With players going down easier, Matt Nation believes football is fast becoming a contactless sport
Watch an Over-55s game on my local pitch and you'll rarely see a foul. The players may regale whoever will listen with stories of how a match wasn't a match unless they'd broken their jaw at least once and then barged the opposing goalkeeper so hard that the game had to be stopped so that people could go and look for him, but they're remarkably mild-mannered on the pitch. They have to be. Tackling is frowned upon or, if the referee is getting on a bit himself, banned outright.
This is completely understandable. You only need to recall a grandparent stumbling over an uneven paving stone to know how ill-equipped ageing bones are to deal with taking a tumble. However, even in the league that I play in, where, due to the lack of officials, everybody is their own referee and bad behaviour is punished not by cards, but by being harangued after the game, contact-free football appears to be taking over. Take, for instance, the not uncommon scene of a forward shielding the ball with his back to goal. The defender is standing there, all scarecrow arms and telephone-stalker breath, the forward is nudging and wriggling and stroking the ball with his studs for absolutely no reason at all. After five seconds, the forward will more often than not just crumple to the ground, brought down by nothing more than a bit of light frottage and an inability to know what to do next.
It's no different with shoulder-to-shoulder contact: lean on somebody with any more force than you would when flirting with a work colleague at an office do and they'll be reeling away like something you used to see on the dancefloor at a Wigan Casino all-nighter. And you can forget block tackles, the ones where the weight distribution is just textbook-perfect enough to have your opponent trip over the ball and fly through the air with the ignominy of Charlie Brown attempting to kick a field goal. Do one of those on a grass pitch and you'll get stern looks. Do one on a cinder pitch and people will be prodding you in the chest and asking you whether you know that your victim has got a wife and two kids to feed.
Michel Platini and other enemies of the tackle will no doubt regard this development with enthusiasm. And one can sympathise up to a point; after all, despite what certain papers say, nobody really "loves a tackle". A tackle is a necessary evil, about as interesting as doing, or watching somebody doing, the ironing. However, this so-called "sanitisation" has also given rise to one of the banes of the modern game: shepherding the ball out of play.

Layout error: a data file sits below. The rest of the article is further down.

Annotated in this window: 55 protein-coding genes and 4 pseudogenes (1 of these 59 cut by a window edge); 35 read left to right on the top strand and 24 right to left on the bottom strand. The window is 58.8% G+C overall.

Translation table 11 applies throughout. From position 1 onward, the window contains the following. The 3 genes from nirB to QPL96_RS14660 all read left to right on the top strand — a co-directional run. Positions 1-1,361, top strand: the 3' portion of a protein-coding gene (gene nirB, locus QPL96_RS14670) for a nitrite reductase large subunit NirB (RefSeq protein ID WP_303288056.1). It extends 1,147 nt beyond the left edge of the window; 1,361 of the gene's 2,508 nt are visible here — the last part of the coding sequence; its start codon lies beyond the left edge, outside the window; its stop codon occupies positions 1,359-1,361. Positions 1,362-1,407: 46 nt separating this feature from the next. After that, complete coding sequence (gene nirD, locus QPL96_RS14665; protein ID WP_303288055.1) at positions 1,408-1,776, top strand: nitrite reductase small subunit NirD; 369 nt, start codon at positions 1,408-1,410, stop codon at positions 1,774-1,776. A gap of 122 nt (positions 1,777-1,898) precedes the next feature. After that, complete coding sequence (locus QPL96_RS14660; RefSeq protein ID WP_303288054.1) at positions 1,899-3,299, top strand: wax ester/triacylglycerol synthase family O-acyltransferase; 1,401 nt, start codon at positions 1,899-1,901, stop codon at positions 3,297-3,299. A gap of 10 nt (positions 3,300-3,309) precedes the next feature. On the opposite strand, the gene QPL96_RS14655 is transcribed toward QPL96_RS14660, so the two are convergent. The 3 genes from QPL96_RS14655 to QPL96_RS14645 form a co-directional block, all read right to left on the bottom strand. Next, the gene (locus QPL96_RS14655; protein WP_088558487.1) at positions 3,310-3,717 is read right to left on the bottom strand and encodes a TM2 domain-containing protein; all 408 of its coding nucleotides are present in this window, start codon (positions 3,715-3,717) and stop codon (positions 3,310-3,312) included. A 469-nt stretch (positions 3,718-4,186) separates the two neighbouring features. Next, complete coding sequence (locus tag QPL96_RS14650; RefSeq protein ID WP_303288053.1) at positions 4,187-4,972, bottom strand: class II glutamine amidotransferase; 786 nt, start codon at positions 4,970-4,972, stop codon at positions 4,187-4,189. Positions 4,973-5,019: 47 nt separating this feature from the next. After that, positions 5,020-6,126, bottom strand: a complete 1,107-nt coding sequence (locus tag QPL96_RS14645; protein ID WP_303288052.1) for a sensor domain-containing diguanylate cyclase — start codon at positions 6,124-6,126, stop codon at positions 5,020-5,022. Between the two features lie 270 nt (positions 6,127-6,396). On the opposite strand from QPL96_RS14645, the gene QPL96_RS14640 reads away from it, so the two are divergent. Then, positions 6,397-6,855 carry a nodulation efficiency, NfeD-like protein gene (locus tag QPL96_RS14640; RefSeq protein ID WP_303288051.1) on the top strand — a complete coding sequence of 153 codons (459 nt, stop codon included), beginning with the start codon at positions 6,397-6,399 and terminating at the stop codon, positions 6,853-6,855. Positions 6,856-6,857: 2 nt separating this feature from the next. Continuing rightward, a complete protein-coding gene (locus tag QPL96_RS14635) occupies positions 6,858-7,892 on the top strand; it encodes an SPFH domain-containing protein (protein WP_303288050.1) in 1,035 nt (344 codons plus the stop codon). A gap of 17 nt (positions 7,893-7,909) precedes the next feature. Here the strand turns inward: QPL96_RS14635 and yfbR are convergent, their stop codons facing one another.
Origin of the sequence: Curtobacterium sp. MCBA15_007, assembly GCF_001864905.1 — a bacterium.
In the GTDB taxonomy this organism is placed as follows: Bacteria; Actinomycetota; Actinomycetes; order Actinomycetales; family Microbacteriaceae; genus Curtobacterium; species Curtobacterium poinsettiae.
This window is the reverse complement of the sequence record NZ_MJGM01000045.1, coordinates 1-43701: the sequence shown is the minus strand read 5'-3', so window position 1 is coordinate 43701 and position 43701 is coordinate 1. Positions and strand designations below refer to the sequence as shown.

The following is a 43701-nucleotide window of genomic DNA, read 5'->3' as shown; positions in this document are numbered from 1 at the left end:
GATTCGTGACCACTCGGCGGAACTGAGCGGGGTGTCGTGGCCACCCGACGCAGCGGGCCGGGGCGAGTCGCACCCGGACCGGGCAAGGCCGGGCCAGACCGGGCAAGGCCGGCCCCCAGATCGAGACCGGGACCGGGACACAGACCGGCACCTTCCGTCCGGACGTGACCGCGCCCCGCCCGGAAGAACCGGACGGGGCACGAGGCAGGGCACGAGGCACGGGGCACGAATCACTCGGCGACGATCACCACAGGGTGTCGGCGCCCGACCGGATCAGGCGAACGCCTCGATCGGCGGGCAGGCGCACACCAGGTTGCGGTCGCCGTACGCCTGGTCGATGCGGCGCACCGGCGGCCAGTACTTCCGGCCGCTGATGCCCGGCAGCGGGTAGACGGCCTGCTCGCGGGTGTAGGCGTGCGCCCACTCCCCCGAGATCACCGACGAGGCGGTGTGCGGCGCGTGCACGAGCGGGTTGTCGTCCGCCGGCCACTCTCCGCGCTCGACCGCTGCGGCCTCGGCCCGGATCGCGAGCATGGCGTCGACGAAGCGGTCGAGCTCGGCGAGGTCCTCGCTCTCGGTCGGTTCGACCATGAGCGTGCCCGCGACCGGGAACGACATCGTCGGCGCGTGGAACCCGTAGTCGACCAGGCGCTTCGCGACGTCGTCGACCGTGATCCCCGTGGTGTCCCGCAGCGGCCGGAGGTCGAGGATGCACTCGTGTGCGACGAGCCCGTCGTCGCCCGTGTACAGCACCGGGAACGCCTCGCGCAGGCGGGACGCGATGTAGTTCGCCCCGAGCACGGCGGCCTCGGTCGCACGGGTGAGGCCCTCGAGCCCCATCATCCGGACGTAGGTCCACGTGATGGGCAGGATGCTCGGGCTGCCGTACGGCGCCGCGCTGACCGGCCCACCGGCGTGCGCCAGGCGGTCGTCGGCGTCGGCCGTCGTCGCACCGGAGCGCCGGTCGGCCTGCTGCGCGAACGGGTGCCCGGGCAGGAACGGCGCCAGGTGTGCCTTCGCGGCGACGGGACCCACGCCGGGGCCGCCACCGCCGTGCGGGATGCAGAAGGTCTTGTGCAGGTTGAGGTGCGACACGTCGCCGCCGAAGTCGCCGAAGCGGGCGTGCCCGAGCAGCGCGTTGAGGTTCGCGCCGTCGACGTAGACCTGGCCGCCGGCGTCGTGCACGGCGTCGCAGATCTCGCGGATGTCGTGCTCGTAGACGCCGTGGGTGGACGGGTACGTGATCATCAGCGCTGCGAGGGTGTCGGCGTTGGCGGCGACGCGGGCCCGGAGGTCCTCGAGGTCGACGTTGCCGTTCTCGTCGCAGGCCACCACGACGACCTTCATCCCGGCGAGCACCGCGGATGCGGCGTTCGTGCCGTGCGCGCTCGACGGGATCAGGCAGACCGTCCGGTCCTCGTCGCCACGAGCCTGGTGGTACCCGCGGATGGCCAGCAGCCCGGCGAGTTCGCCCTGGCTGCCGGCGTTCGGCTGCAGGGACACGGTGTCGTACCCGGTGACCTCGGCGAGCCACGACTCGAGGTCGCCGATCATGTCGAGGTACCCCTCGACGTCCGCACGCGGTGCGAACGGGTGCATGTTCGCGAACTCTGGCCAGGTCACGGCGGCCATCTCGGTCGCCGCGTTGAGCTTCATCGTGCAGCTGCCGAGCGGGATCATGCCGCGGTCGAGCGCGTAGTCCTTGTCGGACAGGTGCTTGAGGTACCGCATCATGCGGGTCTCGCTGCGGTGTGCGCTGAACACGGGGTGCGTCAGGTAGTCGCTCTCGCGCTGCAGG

Those of a certain vintage will recall Peter Beardsley in his prime. Shoulders hunched, hair bouncing like a cocker spaniel's ears, mouth slightly ajar, he'd often chase long balls "down the channel" together with Pallister, Bruce or one of the other Rubenesque defenders of the time. Just as the cause was beginning to look lost, Beardsley would pounce: with a deft flick of the ankle, he'd lodge the ball between his foot and the defender's. Off-balance, his adversary would be left floundering like a fatty falling off a trampoline on YouTube, while Beardsley would shuffle off for a carefree one-on-one with the keeper.
Today, Peter Beardsley would be lucky to stay on the pitch for longer than two tackles. Any ball rolling towards the byline nowadays is accompanied by a defender zigging and zagging, proffering the forward his hind quarters in a manner normally seen only among female housecats in springtime. If he tried this in any other situation, he'd be penalised immediately (or lampooned; think Emile Heskey doing the same thing 50 yards further up the pitch) but en route to one of his own corner flags, it's considered perfectly acceptable behaviour.
Should the forward attempt to get a foot in, then the defender will, with flagrant disregard of Hansen's Law that a good defender is one who stays on his feet, chuck himself onto an unsuspecting photographer or fall to his knees as unexpectedly as Willy Brandt in Warsaw. Nine times out of ten, the referee will blow for a foul. Even if he doesn't and the ball rolls shamefacedly out of play, the defender will wheel away, shoulders back, chest out and with applause ringing in his ears, as though he's just rescued a drowning child rather than simply failed to touch a football.
It's the professional two-footers and chest-studders who are to blame for this creeping bowdlerisation of the game. If you're a referee, particularly at a lower level, where the rewards often extend to nothing more than petrol money and a bowl of soup after the game, nobody will blame you for taking the route of least resistance, for preventing rather than curing, for penalising moderate physical contact and thereby strangling the leg-breaking stuff at birth.
And as lower-level referees come up through the ranks to the top, there will come a time when everybody has to play or watch games dominated by ball-shepherders and grown men falling over on purpose more often than Norman Wisdom could ever have dreamt of. And what are the pancake-flippers going to do then? Time to brush up on your soft skills, Nigel.
From WSC 286 December 2010